$$\newcommand{\avec}{\mathbf a}$$ $$\newcommand{\bvec}{\mathbf b}$$ $$\newcommand{\cvec}{\mathbf c}$$ $$\newcommand{\dvec}{\mathbf d}$$ $$\newcommand{\dtil}{\widetilde{\mathbf d}}$$ $$\newcommand{\evec}{\mathbf e}$$ $$\newcommand{\fvec}{\mathbf f}$$ $$\newcommand{\nvec}{\mathbf n}$$ $$\newcommand{\pvec}{\mathbf p}$$ $$\newcommand{\qvec}{\mathbf q}$$ $$\newcommand{\svec}{\mathbf s}$$ $$\newcommand{\tvec}{\mathbf t}$$ $$\newcommand{\uvec}{\mathbf u}$$ $$\newcommand{\vvec}{\mathbf v}$$ $$\newcommand{\wvec}{\mathbf w}$$ $$\newcommand{\xvec}{\mathbf x}$$ $$\newcommand{\yvec}{\mathbf y}$$ $$\newcommand{\zvec}{\mathbf z}$$ $$\newcommand{\rvec}{\mathbf r}$$ $$\newcommand{\mvec}{\mathbf m}$$ $$\newcommand{\zerovec}{\mathbf 0}$$ $$\newcommand{\onevec}{\mathbf 1}$$ $$\newcommand{\real}{\mathbb R}$$ $$\newcommand{\twovec}[2]{\left[\begin{array}{r}#1 \\ #2 \end{array}\right]}$$ $$\newcommand{\ctwovec}[2]{\left[\begin{array}{c}#1 \\ #2 \end{array}\right]}$$ $$\newcommand{\threevec}[3]{\left[\begin{array}{r}#1 \\ #2 \\ #3 \end{array}\right]}$$ $$\newcommand{\cthreevec}[3]{\left[\begin{array}{c}#1 \\ #2 \\ #3 \end{array}\right]}$$ $$\newcommand{\fourvec}[4]{\left[\begin{array}{r}#1 \\ #2 \\ #3 \\ #4 \end{array}\right]}$$ $$\newcommand{\cfourvec}[4]{\left[\begin{array}{c}#1 \\ #2 \\ #3 \\ #4 \end{array}\right]}$$ $$\newcommand{\fivevec}[5]{\left[\begin{array}{r}#1 \\ #2 \\ #3 \\ #4 \\ #5 \\ \end{array}\right]}$$ $$\newcommand{\cfivevec}[5]{\left[\begin{array}{c}#1 \\ #2 \\ #3 \\ #4 \\ #5 \\ \end{array}\right]}$$ $$\newcommand{\mattwo}[4]{\left[\begin{array}{rr}#1 \amp #2 \\ #3 \amp #4 \\ \end{array}\right]}$$ $$\newcommand{\laspan}[1]{\text{Span}\{#1\}}$$ $$\newcommand{\bcal}{\cal B}$$ $$\newcommand{\ccal}{\cal C}$$ $$\newcommand{\scal}{\cal S}$$ $$\newcommand{\wcal}{\cal W}$$ $$\newcommand{\ecal}{\cal E}$$ $$\newcommand{\coords}[2]{\left\{#1\right\}_{#2}}$$ $$\newcommand{\gray}[1]{\color{gray}{#1}}$$ $$\newcommand{\lgray}[1]{\color{lightgray}{#1}}$$ $$\newcommand{\rank}{\operatorname{rank}}$$ $$\newcommand{\row}{\text{Row}}$$ $$\newcommand{\col}{\text{Col}}$$ $$\renewcommand{\row}{\text{Row}}$$ $$\newcommand{\nul}{\text{Nul}}$$ $$\newcommand{\var}{\text{Var}}$$ $$\newcommand{\corr}{\text{corr}}$$ $$\newcommand{\len}[1]{\left|#1\right|}$$ $$\newcommand{\bbar}{\overline{\bvec}}$$ $$\newcommand{\bhat}{\widehat{\bvec}}$$ $$\newcommand{\bperp}{\bvec^\perp}$$ $$\newcommand{\xhat}{\widehat{\xvec}}$$ $$\newcommand{\vhat}{\widehat{\vvec}}$$ $$\newcommand{\uhat}{\widehat{\uvec}}$$ $$\newcommand{\what}{\widehat{\wvec}}$$ $$\newcommand{\Sighat}{\widehat{\Sigma}}$$ $$\newcommand{\lt}{<}$$ $$\newcommand{\gt}{>}$$ $$\newcommand{\amp}{&}$$ $$\definecolor{fillinmathshade}{gray}{0.9}$$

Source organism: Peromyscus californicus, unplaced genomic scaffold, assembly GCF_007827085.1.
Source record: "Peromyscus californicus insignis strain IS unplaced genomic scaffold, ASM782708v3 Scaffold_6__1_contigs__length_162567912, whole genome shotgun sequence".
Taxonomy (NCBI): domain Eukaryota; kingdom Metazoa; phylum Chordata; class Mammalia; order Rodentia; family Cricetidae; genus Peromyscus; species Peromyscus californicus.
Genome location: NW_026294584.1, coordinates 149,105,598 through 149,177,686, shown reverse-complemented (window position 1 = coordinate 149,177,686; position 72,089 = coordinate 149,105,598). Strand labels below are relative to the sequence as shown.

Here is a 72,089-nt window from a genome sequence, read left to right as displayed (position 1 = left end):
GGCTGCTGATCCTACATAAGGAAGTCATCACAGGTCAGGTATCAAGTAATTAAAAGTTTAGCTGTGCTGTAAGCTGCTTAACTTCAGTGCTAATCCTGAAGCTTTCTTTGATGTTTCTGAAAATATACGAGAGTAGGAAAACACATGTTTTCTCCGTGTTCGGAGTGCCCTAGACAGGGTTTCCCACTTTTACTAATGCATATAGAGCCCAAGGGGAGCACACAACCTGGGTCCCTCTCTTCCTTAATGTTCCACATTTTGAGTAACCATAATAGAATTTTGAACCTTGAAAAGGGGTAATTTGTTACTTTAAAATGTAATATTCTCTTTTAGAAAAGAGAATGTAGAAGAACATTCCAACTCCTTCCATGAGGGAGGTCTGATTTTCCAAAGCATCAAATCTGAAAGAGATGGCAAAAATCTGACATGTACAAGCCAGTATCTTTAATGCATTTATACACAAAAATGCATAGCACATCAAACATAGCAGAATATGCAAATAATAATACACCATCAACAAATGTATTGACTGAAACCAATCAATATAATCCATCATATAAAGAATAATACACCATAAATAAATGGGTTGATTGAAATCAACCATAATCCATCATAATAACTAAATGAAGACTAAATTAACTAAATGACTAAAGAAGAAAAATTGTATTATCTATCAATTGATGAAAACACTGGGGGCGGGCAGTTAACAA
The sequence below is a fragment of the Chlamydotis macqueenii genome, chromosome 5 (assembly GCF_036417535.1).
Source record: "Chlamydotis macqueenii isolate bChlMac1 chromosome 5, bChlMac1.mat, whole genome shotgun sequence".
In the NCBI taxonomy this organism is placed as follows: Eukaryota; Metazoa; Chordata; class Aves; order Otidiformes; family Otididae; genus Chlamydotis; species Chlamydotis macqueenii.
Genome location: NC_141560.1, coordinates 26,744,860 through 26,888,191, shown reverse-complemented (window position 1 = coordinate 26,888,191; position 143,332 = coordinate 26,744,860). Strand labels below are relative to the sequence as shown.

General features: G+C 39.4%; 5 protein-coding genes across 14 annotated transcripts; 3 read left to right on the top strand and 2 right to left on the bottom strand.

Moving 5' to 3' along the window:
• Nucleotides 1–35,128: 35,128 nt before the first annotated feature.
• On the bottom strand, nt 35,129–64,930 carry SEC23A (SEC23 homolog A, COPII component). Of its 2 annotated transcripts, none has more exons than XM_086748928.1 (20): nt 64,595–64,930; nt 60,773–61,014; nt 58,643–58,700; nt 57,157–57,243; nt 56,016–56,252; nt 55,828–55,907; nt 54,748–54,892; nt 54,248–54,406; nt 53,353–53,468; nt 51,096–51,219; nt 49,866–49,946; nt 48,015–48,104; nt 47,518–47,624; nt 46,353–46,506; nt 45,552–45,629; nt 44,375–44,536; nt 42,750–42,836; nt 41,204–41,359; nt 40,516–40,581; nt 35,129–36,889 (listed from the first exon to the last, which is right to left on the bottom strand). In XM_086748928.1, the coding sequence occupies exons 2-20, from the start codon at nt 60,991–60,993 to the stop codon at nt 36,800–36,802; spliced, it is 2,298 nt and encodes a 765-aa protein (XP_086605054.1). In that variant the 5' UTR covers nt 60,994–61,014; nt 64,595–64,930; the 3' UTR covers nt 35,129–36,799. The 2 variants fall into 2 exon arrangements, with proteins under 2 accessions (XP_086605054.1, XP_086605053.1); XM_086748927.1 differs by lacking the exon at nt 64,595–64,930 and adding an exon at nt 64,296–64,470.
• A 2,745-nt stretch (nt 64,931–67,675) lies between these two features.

$$\newcommand{\NN}{\mathbb N}$$